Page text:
Farewell to Stephen Hawking. Given two years to live in 1963, he failed quite brilliantly to grasp the concept of time.
It just so happens that, alongside the readings set for today in the Lectionary, there is another set of readings that ‘may replace those provided for Holy Communion any day during the Fourth Week of Lent’—and that the Gospel in that set is John 9, the account of Jesus giving sight to a blind man.
Confronting the view that disability is a punitive consequence of sin, Jesus declares that “he was born blind so that God’s works might be revealed in him.”
In this instance, those works are revealed by his being given sight, miraculously. But God’s works are also revealed through the ways in which people responded to him in his disability—his life revealing the compassionate hearts of some, and the hard-heartedness of others. And, most of all, God’s works are revealed in him through his enquiring mind, that joyfully reaches beyond the already-known, challenging conventional wisdom in a quest for greater understanding of deeper reality.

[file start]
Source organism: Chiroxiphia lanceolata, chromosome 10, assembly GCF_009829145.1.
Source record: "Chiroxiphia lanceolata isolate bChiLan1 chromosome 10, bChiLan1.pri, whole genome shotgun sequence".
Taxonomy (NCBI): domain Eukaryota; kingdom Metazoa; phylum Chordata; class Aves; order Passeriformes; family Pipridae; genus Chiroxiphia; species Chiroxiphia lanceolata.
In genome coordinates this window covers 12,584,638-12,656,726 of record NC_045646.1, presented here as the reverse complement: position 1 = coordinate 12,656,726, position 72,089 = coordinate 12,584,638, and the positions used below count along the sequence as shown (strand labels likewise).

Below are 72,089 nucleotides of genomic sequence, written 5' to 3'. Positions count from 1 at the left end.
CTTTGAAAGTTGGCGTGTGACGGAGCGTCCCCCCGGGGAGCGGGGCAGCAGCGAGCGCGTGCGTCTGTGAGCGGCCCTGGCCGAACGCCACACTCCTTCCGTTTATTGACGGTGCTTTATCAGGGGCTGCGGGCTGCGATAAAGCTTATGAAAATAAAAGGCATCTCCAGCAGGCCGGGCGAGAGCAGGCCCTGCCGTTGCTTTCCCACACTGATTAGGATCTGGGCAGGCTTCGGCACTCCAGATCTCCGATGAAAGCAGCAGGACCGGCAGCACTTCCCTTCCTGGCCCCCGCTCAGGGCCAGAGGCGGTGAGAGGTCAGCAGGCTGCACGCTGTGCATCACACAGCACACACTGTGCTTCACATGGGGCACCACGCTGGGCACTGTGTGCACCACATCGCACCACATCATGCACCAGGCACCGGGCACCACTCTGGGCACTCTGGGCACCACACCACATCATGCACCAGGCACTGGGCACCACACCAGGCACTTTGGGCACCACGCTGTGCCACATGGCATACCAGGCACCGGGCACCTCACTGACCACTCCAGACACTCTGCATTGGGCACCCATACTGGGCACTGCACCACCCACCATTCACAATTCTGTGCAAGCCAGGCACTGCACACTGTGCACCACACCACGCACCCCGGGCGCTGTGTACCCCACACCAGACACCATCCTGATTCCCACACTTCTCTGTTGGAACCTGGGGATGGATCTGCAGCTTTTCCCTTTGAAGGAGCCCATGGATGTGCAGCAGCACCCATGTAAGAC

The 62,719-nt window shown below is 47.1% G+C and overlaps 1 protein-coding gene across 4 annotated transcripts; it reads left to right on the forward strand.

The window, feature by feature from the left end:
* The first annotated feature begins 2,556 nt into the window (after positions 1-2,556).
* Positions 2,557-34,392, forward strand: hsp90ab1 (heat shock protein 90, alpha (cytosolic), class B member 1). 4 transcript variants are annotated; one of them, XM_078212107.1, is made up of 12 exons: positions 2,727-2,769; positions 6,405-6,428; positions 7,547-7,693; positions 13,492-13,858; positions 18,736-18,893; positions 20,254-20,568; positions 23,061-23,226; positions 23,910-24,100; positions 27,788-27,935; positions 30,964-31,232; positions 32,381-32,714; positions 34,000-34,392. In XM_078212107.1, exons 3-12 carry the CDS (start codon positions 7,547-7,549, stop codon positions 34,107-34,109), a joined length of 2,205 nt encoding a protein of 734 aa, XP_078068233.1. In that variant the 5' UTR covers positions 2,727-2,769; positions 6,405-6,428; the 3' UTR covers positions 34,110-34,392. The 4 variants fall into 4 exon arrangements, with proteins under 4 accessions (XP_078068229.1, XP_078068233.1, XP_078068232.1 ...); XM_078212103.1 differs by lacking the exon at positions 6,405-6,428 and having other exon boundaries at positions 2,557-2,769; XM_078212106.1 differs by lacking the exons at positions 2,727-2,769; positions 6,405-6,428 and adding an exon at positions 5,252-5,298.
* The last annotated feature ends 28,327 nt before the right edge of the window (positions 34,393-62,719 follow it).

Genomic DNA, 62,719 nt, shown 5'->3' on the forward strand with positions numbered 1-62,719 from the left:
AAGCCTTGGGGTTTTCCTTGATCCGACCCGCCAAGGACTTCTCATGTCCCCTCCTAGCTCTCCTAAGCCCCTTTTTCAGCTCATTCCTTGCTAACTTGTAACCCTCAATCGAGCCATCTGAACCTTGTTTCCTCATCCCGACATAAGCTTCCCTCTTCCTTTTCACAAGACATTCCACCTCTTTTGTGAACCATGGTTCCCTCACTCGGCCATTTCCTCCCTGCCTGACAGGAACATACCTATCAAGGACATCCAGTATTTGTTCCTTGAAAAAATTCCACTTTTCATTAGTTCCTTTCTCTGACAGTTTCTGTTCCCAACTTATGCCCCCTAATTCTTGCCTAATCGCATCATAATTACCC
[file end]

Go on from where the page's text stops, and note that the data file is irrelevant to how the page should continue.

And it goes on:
A fitting Gospel for the morning the world learns of the death of Stephen Hawking, a man whose living with disability—and vulnerability—revealed God’s work through medical and scientific miracle; through exposing the hearts of others; and through one of the most enquiring minds of all.
Rest in peace, Stephen Hawking, and rise in glory.
Blessed are you, Lord God,
our light and our salvation;
to you be glory and praise for ever.
From the beginning you have created all things
and all your works echo the silent music of your praise.
In the fullness of time you made us in your image,
the crown of all creation.
You give us breath and speech,
that with angels and archangels
and all the powers of heaven
we may find a voice to sing your praise:
from Eucharistic Prayer G
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